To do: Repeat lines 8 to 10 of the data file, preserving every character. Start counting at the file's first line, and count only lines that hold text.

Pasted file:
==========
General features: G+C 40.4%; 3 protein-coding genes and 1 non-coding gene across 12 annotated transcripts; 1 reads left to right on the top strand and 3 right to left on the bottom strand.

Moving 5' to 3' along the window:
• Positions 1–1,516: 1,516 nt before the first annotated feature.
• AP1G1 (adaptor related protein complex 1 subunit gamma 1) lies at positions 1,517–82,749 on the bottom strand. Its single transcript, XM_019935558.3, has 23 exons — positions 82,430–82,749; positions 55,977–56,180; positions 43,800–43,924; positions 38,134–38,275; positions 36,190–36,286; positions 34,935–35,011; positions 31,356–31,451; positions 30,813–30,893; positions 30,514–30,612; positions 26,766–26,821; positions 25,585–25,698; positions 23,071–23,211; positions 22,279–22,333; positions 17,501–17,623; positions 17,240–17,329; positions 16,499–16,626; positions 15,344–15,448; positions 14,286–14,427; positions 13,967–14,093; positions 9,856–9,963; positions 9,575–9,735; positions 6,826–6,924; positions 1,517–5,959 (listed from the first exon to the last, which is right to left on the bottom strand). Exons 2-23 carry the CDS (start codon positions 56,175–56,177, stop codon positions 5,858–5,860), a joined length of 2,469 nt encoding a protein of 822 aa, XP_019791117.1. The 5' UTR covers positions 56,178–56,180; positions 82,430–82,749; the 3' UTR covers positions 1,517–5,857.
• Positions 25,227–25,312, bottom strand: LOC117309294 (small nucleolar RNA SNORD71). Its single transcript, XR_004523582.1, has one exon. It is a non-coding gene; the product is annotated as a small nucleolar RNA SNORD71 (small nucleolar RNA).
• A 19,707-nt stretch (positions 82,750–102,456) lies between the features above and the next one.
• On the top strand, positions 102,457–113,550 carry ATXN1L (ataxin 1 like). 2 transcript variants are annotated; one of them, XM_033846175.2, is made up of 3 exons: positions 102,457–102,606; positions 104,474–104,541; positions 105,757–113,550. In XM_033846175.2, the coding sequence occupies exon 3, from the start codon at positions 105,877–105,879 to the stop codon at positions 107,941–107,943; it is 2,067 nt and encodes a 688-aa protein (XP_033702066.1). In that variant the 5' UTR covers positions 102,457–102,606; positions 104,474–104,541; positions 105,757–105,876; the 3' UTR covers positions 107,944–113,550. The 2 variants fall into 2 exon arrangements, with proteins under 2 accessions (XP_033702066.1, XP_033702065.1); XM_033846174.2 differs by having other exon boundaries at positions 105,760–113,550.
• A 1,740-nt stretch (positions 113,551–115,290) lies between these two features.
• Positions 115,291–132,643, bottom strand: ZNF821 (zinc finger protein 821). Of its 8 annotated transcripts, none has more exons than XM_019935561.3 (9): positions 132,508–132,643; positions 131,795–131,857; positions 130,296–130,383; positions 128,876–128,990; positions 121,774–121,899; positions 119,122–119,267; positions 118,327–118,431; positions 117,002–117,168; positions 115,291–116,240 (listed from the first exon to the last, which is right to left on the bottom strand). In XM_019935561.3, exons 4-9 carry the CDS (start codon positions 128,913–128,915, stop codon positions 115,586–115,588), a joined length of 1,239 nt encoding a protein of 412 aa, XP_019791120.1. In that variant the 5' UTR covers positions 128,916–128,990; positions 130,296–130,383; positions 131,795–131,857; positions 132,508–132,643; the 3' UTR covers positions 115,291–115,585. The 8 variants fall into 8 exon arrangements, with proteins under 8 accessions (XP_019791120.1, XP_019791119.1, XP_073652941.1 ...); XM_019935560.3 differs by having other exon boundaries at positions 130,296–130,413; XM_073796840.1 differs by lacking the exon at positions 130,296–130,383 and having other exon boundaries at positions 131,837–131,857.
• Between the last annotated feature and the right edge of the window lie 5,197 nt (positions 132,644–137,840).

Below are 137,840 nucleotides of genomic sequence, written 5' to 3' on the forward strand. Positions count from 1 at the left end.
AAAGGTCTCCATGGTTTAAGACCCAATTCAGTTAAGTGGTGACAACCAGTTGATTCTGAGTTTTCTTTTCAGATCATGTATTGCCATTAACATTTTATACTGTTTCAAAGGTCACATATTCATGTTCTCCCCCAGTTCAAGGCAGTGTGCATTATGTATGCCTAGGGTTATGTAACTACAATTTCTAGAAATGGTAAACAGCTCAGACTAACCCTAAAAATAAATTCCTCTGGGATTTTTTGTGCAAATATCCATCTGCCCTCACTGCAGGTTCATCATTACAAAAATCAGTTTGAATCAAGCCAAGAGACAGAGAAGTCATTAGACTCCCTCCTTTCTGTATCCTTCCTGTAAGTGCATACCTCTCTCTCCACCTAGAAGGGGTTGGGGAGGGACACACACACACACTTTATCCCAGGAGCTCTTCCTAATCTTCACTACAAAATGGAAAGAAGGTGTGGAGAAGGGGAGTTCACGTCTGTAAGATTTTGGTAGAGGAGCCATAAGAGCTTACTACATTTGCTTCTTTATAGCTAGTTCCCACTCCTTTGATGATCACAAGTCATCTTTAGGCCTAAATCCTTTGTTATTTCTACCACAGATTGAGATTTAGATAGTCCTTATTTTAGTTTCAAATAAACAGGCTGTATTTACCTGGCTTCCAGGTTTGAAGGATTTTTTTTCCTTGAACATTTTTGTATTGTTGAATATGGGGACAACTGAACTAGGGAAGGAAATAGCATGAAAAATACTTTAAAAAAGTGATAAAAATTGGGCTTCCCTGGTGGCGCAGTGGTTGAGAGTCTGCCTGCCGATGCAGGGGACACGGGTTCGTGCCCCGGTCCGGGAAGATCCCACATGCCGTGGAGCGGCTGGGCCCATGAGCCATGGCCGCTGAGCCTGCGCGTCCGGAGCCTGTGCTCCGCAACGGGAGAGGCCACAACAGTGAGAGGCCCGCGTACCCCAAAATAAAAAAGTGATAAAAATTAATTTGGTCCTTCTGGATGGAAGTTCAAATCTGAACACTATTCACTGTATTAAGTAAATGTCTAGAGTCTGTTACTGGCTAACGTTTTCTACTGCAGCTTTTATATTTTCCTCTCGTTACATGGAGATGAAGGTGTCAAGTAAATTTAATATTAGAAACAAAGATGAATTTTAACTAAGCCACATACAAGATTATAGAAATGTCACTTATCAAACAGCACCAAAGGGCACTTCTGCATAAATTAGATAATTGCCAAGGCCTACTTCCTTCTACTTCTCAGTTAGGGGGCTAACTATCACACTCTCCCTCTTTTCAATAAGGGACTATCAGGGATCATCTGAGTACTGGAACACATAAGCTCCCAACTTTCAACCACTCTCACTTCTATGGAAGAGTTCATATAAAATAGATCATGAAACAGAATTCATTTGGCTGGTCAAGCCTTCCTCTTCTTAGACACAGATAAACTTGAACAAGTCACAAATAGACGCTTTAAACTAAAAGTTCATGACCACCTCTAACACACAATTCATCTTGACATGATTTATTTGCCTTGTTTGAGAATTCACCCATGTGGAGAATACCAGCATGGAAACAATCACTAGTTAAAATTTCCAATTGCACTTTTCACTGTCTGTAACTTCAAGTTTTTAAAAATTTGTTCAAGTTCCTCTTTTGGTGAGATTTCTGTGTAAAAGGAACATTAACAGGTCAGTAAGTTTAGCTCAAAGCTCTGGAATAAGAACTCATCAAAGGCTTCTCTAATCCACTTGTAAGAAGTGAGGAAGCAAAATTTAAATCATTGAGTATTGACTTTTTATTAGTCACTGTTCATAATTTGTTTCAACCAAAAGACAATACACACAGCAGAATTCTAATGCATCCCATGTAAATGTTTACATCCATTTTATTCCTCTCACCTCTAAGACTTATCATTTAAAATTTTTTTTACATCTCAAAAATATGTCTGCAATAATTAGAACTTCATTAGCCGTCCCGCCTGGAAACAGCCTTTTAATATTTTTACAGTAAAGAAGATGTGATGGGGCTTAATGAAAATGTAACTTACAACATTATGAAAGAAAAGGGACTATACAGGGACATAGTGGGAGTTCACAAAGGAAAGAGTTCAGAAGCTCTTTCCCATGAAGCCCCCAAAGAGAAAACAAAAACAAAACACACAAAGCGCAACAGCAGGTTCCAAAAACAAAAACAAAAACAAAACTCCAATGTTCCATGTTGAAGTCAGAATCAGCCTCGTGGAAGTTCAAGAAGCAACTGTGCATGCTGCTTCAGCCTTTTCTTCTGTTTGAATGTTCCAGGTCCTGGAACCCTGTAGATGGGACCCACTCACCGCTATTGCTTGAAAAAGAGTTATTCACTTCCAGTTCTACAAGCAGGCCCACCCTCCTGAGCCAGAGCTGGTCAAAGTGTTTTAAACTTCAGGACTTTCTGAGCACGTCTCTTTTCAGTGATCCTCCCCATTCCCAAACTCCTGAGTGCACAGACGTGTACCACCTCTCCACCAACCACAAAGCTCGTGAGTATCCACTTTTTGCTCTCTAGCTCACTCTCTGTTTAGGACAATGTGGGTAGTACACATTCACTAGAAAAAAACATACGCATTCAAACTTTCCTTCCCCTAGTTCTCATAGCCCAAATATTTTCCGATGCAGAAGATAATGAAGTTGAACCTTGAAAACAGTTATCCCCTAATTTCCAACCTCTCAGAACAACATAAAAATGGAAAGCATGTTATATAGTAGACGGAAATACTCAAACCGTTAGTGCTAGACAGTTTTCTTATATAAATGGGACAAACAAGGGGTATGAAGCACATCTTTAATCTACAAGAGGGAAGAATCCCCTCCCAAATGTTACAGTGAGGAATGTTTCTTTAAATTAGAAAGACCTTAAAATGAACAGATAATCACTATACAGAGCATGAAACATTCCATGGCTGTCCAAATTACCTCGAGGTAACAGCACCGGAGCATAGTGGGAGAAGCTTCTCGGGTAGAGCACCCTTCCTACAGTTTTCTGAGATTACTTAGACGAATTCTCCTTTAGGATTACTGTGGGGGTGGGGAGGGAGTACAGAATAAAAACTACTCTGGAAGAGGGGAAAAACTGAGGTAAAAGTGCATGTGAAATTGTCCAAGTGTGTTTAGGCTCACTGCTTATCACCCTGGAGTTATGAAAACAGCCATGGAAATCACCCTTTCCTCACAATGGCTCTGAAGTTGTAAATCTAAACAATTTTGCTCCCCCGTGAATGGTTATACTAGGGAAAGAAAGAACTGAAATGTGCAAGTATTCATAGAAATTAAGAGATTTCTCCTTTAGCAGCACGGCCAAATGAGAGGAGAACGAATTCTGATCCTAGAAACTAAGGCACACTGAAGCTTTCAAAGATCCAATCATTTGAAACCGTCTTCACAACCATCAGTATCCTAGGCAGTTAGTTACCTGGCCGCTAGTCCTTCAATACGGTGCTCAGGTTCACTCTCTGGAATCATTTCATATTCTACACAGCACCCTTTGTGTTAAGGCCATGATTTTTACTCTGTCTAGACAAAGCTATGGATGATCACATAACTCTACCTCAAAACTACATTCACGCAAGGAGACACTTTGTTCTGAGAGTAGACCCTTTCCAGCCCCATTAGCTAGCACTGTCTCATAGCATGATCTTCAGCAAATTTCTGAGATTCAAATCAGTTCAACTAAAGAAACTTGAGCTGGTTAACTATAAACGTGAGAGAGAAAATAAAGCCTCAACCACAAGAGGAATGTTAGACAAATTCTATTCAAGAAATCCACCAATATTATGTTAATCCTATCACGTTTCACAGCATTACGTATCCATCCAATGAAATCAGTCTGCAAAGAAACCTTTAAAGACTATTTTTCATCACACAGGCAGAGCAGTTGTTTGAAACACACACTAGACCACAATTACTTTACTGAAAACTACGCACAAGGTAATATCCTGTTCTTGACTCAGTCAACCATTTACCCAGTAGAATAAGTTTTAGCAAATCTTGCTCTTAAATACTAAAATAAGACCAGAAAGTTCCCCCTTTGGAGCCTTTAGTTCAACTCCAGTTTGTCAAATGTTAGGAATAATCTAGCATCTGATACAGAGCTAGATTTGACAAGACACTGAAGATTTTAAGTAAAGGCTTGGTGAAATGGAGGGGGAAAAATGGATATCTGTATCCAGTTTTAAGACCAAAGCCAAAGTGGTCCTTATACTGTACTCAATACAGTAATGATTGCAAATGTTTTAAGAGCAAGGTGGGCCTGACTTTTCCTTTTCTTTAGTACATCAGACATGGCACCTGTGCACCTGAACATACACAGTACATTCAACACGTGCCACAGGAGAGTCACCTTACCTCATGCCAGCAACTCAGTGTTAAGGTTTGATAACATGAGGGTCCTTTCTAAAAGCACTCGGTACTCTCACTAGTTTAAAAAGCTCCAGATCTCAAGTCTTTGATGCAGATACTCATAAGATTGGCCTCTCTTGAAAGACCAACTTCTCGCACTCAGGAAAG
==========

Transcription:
• A 1,740-nt stretch (positions 113,551–115,290) lies between these two features.
• Positions 115,291–132,643, bottom strand: ZNF821 (zinc finger protein 821). Of its 8 annotated transcripts, none has more exons than XM_019935561.3 (9): positions 132,508–132,643; positions 131,795–131,857; positions 130,296–130,383; positions 128,876–128,990; positions 121,774–121,899; positions 119,122–119,267; positions 118,327–118,431; positions 117,002–117,168; positions 115,291–116,240 (listed from the first exon to the last, which is right to left on the bottom strand). In XM_019935561.3, exons 4-9 carry the CDS (start codon positions 128,913–128,915, stop codon positions 115,586–115,588), a joined length of 1,239 nt encoding a protein of 412 aa, XP_019791120.1. In that variant the 5' UTR covers positions 128,916–128,990; positions 130,296–130,383; positions 131,795–131,857; positions 132,508–132,643; the 3' UTR covers positions 115,291–115,585. The 8 variants fall into 8 exon arrangements, with proteins under 8 accessions (XP_019791120.1, XP_019791119.1, XP_073652941.1 ...); XM_019935560.3 differs by having other exon boundaries at positions 130,296–130,413; XM_073796840.1 differs by lacking the exon at positions 130,296–130,383 and having other exon boundaries at positions 131,837–131,857.
• Between the last annotated feature and the right edge of the window lie 5,197 nt (positions 132,644–137,840).